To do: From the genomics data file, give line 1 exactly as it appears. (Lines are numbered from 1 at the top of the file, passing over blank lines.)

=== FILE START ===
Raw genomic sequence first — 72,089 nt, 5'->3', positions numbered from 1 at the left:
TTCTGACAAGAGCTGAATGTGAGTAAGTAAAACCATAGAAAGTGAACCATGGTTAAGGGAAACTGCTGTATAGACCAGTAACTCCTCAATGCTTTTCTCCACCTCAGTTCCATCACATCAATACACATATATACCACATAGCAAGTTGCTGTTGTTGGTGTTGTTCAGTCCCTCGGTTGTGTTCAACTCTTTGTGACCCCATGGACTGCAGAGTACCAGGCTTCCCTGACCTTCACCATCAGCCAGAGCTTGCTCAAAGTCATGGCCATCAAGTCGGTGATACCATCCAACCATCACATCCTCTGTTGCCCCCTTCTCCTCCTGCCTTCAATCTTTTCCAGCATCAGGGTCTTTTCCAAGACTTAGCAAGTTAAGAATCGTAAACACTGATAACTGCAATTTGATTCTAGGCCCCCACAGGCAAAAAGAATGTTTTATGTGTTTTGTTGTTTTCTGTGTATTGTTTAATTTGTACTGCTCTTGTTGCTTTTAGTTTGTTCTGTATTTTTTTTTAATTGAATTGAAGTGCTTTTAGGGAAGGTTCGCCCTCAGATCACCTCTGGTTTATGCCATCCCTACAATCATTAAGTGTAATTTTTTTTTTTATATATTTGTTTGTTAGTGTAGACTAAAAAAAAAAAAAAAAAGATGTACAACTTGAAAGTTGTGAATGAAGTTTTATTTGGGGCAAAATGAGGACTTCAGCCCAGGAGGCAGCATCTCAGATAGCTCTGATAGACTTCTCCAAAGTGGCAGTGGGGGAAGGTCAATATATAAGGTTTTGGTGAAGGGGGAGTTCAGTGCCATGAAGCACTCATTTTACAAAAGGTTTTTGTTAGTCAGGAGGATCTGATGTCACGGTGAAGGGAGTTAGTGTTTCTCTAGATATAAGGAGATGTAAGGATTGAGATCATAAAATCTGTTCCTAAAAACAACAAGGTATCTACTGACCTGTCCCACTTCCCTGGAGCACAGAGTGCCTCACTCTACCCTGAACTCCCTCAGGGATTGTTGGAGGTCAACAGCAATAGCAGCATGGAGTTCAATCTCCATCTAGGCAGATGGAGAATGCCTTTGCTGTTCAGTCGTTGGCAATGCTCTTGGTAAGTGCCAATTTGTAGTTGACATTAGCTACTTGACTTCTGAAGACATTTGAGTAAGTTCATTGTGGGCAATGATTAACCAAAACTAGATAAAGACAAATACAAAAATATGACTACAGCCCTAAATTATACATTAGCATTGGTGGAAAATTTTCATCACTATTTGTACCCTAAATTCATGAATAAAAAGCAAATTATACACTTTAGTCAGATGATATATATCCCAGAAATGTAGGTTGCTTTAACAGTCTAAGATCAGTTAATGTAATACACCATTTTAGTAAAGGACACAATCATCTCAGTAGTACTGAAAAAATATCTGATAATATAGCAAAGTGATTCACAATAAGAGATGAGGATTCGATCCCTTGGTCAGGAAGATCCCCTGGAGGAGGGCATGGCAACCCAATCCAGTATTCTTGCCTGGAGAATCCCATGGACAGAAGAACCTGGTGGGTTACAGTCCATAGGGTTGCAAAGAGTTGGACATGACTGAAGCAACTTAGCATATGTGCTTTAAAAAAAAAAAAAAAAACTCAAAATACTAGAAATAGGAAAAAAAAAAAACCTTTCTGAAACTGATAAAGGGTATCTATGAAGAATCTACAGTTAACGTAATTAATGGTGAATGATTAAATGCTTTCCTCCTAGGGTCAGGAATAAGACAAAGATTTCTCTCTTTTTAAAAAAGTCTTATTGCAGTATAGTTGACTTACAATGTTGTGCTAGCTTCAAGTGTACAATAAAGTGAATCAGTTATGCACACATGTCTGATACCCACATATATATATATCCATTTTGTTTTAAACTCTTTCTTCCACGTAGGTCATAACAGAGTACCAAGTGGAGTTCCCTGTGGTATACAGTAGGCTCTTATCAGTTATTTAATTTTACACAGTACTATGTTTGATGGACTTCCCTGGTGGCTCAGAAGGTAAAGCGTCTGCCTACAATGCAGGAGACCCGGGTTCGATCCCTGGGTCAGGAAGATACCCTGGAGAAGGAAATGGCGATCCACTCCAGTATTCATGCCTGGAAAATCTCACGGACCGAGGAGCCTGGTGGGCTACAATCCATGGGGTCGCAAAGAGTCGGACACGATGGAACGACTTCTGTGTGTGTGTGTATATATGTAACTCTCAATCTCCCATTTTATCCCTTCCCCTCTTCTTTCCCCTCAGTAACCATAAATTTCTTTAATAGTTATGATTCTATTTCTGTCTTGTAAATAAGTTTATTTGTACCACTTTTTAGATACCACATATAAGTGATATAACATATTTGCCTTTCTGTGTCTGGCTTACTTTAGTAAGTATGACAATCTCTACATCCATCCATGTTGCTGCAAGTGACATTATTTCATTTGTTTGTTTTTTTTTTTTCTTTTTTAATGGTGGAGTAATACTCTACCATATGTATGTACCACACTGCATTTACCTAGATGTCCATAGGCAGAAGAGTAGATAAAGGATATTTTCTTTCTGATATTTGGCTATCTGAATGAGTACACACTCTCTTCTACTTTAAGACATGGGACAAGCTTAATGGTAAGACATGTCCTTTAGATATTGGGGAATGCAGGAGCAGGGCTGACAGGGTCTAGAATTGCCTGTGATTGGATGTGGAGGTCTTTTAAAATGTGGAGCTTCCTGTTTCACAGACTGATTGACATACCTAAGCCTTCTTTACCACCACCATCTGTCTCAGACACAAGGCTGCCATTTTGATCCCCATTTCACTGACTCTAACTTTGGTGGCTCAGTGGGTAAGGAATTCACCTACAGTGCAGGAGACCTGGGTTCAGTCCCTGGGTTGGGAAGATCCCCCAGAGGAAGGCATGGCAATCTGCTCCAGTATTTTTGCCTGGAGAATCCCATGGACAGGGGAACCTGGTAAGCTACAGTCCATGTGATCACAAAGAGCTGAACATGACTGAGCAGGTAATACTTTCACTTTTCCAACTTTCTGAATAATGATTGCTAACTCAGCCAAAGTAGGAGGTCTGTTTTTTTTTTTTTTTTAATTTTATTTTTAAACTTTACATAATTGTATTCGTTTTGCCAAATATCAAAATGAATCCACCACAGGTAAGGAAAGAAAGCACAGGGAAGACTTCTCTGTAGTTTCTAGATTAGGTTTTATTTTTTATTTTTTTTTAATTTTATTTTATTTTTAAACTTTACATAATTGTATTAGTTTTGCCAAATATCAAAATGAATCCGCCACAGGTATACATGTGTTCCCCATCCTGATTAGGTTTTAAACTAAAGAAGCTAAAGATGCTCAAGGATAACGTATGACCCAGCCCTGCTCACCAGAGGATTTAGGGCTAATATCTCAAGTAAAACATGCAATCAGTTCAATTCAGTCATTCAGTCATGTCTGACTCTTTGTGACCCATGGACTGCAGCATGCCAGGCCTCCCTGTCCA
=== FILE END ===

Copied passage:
Raw genomic sequence first — 72,089 nt, 5'->3', positions numbered from 1 at the left: